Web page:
* Wednesday, April 14 will be a Trade and VIP day open to the public. Trade Events include two keynote presentations by renowned industry veterans - Sylvan 'Ham' Hamberger at an industry breakfast and Tom Ehman at the evening reception. Additionally Mayor Jerry Brown will be hosting Opening Ceremonies to the new marina with a guest appearance by Ascend Communications of Alameda who will be announcing a major new sailing sponsorship.

* Lin & Larry Pardey, world class cruisers, will be presenting a series of talks at the show as they introduce their new book, 'The Cost Conscious Cruiser - Champagne Cruising on a Beer Budget'.

* 'Explorer', the 85' catamaran that circumnavigated the globe in under 80 days will be docked at the show for public viewing.

* 'AmericaOne', the 75' International America's Cup Class racing sloop from the AmericaOne syndicate.

The show is located in Jack London Square and will be open daily from 10AM until 6PM and from 10AM to 5PM on Sunday, April 18. Tickets are available in advance or at the gate. -- John Arndt

Event website:

VOLVO OCEAN RACE - Report by John Kostecki
The illbruck Round the World Challenge started-two boat testing yesterday on Tuesday in Sanxenxo, Spain. Sanxenxo, is a small village located in Galicia, on the Atlantic Coast, which is on the northwest corner of Spain.

We have the newly-refurbished and identical Volvo 60's illbruck 1 and illbruck 2, which were formally the EF Whitbread 60's from Sweden. Both the boats spent the winter in a boatyard in Hamburg, Germany getting refitted after the last Whitbread race. The boats are now sporting the new illbruck image paint jobs, including the fading green to white bow sections. The boats are in racing condition, which made sailing on our first day easy.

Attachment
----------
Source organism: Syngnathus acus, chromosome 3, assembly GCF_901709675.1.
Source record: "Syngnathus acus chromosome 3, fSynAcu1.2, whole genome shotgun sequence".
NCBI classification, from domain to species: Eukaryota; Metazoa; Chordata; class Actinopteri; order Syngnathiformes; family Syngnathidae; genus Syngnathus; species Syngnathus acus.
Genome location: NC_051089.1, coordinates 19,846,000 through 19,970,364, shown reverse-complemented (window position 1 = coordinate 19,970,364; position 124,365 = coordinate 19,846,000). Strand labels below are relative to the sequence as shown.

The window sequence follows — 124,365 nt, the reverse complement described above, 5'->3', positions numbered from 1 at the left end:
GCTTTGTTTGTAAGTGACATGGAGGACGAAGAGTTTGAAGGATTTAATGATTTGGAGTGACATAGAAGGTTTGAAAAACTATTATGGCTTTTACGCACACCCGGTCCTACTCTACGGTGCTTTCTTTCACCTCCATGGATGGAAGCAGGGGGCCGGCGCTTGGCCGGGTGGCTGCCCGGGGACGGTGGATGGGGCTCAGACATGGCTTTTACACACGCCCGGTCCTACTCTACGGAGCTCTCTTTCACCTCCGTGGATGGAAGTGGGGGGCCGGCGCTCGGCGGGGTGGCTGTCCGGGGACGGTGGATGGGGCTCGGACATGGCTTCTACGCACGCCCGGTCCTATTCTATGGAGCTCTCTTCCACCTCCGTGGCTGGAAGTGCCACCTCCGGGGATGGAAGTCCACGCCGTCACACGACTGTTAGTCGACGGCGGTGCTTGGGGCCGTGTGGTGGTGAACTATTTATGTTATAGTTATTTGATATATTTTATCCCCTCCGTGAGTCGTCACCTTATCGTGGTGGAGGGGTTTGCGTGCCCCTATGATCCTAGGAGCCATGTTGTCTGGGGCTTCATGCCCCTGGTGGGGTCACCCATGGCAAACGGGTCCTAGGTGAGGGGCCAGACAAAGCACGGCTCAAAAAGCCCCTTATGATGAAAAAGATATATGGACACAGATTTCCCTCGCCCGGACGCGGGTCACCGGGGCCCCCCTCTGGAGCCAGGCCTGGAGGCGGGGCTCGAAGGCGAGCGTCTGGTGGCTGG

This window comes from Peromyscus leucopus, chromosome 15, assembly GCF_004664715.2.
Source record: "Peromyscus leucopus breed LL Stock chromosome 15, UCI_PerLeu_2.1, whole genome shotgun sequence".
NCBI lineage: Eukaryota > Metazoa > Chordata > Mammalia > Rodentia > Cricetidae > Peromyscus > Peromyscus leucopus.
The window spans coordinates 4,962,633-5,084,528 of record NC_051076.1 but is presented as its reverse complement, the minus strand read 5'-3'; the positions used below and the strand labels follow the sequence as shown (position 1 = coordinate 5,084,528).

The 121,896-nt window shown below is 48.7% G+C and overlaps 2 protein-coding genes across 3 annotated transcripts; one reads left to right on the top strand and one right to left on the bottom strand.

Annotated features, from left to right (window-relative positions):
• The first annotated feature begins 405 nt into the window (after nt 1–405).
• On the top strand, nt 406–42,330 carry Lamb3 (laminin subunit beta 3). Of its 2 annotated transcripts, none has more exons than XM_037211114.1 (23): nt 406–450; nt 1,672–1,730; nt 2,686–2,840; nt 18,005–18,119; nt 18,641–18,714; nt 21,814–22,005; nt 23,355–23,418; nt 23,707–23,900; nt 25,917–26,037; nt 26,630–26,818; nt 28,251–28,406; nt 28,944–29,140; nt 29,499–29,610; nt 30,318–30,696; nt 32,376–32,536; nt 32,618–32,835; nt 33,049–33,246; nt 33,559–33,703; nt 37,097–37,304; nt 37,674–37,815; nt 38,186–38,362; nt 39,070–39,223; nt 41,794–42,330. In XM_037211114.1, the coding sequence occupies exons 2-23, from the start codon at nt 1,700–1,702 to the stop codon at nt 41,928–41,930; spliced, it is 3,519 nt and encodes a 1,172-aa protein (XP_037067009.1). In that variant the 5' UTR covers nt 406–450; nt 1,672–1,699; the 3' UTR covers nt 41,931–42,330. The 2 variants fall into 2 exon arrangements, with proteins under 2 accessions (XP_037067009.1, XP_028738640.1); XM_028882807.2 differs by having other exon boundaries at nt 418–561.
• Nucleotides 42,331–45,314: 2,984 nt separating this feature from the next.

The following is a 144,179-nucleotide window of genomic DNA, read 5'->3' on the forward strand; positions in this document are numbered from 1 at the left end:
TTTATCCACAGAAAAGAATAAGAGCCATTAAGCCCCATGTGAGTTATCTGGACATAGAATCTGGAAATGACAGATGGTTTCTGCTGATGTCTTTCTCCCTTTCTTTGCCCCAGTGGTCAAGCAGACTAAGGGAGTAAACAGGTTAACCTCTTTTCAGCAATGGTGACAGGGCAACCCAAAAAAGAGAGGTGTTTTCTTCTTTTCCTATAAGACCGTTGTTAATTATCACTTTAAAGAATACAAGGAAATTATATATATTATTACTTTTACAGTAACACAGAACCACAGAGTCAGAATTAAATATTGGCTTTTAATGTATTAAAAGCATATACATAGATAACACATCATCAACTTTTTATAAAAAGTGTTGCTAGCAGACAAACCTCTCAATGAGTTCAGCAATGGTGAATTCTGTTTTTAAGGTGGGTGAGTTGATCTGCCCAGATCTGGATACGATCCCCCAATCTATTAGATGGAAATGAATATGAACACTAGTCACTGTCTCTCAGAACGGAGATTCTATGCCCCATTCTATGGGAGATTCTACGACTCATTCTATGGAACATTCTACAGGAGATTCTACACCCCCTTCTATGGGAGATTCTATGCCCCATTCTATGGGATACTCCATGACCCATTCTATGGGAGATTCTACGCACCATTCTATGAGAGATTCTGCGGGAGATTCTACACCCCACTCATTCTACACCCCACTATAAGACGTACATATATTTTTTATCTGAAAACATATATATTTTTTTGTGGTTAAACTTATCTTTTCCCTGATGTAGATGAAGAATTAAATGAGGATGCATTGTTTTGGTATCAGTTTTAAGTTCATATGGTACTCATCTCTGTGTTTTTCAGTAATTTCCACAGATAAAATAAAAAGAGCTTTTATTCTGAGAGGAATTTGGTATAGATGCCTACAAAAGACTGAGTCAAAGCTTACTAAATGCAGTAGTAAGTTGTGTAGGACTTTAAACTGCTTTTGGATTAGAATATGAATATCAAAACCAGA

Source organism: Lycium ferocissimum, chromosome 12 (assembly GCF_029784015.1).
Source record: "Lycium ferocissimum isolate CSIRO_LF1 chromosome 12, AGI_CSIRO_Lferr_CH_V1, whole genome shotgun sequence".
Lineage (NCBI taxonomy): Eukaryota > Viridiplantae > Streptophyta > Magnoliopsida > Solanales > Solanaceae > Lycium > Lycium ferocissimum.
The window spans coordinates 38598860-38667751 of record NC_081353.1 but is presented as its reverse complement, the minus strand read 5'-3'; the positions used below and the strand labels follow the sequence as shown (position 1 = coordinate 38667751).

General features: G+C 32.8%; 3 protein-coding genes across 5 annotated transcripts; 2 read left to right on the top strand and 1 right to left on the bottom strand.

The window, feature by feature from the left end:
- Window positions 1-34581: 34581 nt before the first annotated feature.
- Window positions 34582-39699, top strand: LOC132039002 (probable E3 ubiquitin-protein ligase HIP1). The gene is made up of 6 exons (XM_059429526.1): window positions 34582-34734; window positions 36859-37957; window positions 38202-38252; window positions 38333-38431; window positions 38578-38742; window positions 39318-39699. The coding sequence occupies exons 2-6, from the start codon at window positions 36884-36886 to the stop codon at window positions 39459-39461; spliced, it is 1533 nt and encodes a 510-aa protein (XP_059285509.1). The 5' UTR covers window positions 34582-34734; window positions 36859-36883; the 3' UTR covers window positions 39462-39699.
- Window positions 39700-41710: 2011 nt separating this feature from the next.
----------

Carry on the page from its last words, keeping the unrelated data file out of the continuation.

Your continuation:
We have assembled a crew of 18 here in Spain for approximately five weeks of testing. We will be doing a combination of day sailing and offshore sailing with the two boats side by side, testing various equipment. This allows us to test different sail shapes and boat configurations easily and what we learn here we can apply to our new boat and sails for the 2001-2002 Volvo Ocean Race.

We have an international team here, with crew from seven of the nine boats from the last Whitbread Around the World Race. Some of the talent here includes, Mark Christensen, from the winning EF language, Jason Carrington and Stu Bannatyne from Silk Cut, Juan Vila and myself from Chessie Racing, Jared Hendersen from Merit Cup, Lisa Charles from EF Education, Timmy Kroger from Swedish Match, and Ross Halcrow from Kvaerner. Having the talent from seven of the teams from the last Whitbread allows us to share ideas from the top boats in the last race. -- John Kostecki Skipper, illbruck Round the World Challenge

"It is hard to make a starting line too long, but easy to make it too short." -- Matt Jones

Live every day as if it's your last, and one day you'll be right.